Hey, peeps . . .I know I'm a whole sodding year late to comment on the conclusion of Season Three . . .but I don't get Bravo at home and just finished watching it on DVD, so it feels very fresh to me!

    Having seen the first two seasons, I can confidently say that this year's crop of designers were at an extremely high level of skill. OK, so most of them had personality dysfunction in equal measure to their talent, but really . . .if you compare the challenges of the first season with this year's, it's a whole new level. I love Jay McCarroll's unique personality, but let's face it, his work looked extremely "Fashion Design School Final Project". Now here comes Jeffrey with a similar avant garde-funk sensibility, but he had the craftsmanship to back up his visualizations. I don't like J.'s stuff personally--I'm about 20 years too old and 6 sizes too large to look good in any of it--but it was very well-made & thematically tied-together, except for the unfortunate 2 blue dresses that did not go with anything else. One looked like it wandered in from Laura's show, and the long schmatte looked entirely Uli.

    I was rooting for either Michael or Uli to completely rock the house, but considering what Jeff went through just prior to the tent show, and having witnessed him interacting with his family at home, I had formed a softer opinion of him and was happy he won, if only because he seemed, in an emotional sense, to need it the most. These reports of him leaving the mother of his child for his model are, if true, forcing me to reevaluate that better opinion of him, however.

    I guess I have a different conception than the ruling fashionistas of what constitutes "America's Next Great Designer". I view that title as belonging to someone who has the greatest potential to become a household name in stores, like Donna Karan or Michael Kors or Calvin Klein--somebody who produces stuff that actual American women will want to buy and wear . . .as opposed to what a teeny-tiny elite Size 4 minority of snotty Manhattan socialites might buy. If that standard is applied, Uli deserved the title. I have no doubt that Uli will be able to build a successful brand on her own. Even Michael has the potential to do this, after he gains some maturity and tones down the bling. Laura will have a successful, though narrowly focused line of elaborate cocktail attire catering to clients like herself--Manhattan-based, stick-thin and with plenty of money to burn. I wish them well in all their endeavors.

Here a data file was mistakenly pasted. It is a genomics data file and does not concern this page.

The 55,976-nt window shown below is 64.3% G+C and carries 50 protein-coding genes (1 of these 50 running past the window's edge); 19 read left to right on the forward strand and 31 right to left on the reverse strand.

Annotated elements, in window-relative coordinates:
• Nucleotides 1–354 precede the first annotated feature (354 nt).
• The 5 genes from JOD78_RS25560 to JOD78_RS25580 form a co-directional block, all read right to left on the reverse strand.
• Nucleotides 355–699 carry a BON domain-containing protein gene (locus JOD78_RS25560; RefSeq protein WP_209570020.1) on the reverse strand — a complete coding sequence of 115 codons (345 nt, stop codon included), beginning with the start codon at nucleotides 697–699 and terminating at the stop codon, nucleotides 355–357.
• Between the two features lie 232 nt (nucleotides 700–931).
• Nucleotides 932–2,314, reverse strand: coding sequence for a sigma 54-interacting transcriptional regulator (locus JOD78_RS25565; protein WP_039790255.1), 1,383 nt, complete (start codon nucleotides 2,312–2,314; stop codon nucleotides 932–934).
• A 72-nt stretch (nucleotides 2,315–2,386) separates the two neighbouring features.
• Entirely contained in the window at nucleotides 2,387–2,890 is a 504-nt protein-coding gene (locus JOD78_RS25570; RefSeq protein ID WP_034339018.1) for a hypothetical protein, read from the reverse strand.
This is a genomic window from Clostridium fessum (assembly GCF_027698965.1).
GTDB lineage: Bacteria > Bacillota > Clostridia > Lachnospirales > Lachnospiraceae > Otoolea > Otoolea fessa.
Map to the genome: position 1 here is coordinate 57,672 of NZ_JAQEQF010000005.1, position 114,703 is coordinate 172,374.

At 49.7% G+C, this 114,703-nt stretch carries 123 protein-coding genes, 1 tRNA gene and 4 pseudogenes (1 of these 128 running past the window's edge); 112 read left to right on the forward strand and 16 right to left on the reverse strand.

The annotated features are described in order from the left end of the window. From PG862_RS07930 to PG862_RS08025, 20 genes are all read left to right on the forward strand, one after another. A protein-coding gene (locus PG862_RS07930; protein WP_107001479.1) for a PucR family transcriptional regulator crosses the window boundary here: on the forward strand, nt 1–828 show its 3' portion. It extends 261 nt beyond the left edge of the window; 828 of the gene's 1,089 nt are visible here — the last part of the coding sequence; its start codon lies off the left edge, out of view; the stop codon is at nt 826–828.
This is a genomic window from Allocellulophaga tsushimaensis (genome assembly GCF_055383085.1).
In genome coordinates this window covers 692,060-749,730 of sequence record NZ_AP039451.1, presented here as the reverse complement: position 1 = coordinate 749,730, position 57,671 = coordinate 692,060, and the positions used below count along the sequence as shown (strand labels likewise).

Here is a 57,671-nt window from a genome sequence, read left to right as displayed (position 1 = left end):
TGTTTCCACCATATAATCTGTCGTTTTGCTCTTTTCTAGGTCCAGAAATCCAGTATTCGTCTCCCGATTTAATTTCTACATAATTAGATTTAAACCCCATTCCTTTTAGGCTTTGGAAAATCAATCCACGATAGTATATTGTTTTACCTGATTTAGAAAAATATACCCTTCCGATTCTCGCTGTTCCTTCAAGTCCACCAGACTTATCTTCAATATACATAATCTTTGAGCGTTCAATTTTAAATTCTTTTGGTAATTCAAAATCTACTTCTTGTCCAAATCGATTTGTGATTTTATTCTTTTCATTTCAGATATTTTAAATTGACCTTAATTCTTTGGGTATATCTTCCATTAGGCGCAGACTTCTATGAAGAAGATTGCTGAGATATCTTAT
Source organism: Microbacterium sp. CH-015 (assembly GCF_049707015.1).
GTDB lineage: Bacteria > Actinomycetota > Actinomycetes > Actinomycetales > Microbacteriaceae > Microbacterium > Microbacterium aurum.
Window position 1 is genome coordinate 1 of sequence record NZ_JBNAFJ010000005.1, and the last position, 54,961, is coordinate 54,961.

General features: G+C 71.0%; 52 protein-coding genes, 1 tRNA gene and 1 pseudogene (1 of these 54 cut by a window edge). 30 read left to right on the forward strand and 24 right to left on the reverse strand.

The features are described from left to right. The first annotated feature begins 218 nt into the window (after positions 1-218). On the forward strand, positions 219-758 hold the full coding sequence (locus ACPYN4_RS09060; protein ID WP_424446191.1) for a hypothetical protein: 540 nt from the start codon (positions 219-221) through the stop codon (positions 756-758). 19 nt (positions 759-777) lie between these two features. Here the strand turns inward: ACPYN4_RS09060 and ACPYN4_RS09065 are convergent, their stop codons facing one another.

But I wonder where exactly Jeffrey will be taking his win from here, apart from where he has already made his mark. He caters to L.A. based musicians, Harajuku girls, and . . .that's about it. Apart from attending some L.A. red carpet event, CD launch or perhaps Halloween party, where can J.'s designs be worn by actual women? They are wonderfully well-made . .. for a target demographic of young 20-something rock scene hipsters who are no bigger than a size 4. From the perspective of potential market impact outside of a tiny focus group, Jeffrey was not the best choice. Not to mention, he already did have a successful business and line producing exactly the kind of clothes he is interested in making, so from that perspective, he really didn't require a launching pad of PR. I somehow can't see J. being amenable to mentoring with the INC designers, can anyone?

    With the luxury of DVD, I was able to watch the runway shows several times in a row, and I actually went through and counted up everybody's garments. Jeff had 21 pieces in total . . .at least 5 more pieces than any of the other competitors. I don't know if he cheated or not, but it is not out of the realm of possibility that he got some assistance from somewhere. J.'s designs are just right for Vogue, which I guess is what the people responsible for PR are really interested in. As we all know, the clothes in Vogue are for pictorial shock value only and not really wearable outside of a fashion shoot.

    Just once I would like to see someone win who designs real clothes for real people.
    I just have to disagree with some things. I don't think Jay's work can be compared to Jeffrey's, Jeffrey is no where near the same level as Jay in creativity. He may have more technical skill but in the real world of fashion it doesn't matter. Jeffrey's vision is totally LA. I think he won because he already has an established business, and they REALLY wanted someone who would put their clothes out there so in my opinion project runway totally copped out last season by giving Jeffrey the win. They just didn't want another Chloe. He was nothing new at all, his travel clothes were predictable, his "couture" dress was a total Vivienne Westwood ripoff, and the rest of his designs were dull (except for the dog dress). Remember when Nina was saying "this is totally now, wearable, blah blah blah" in reference to Jeffrey's travel outfit? She was really talking to Vincent!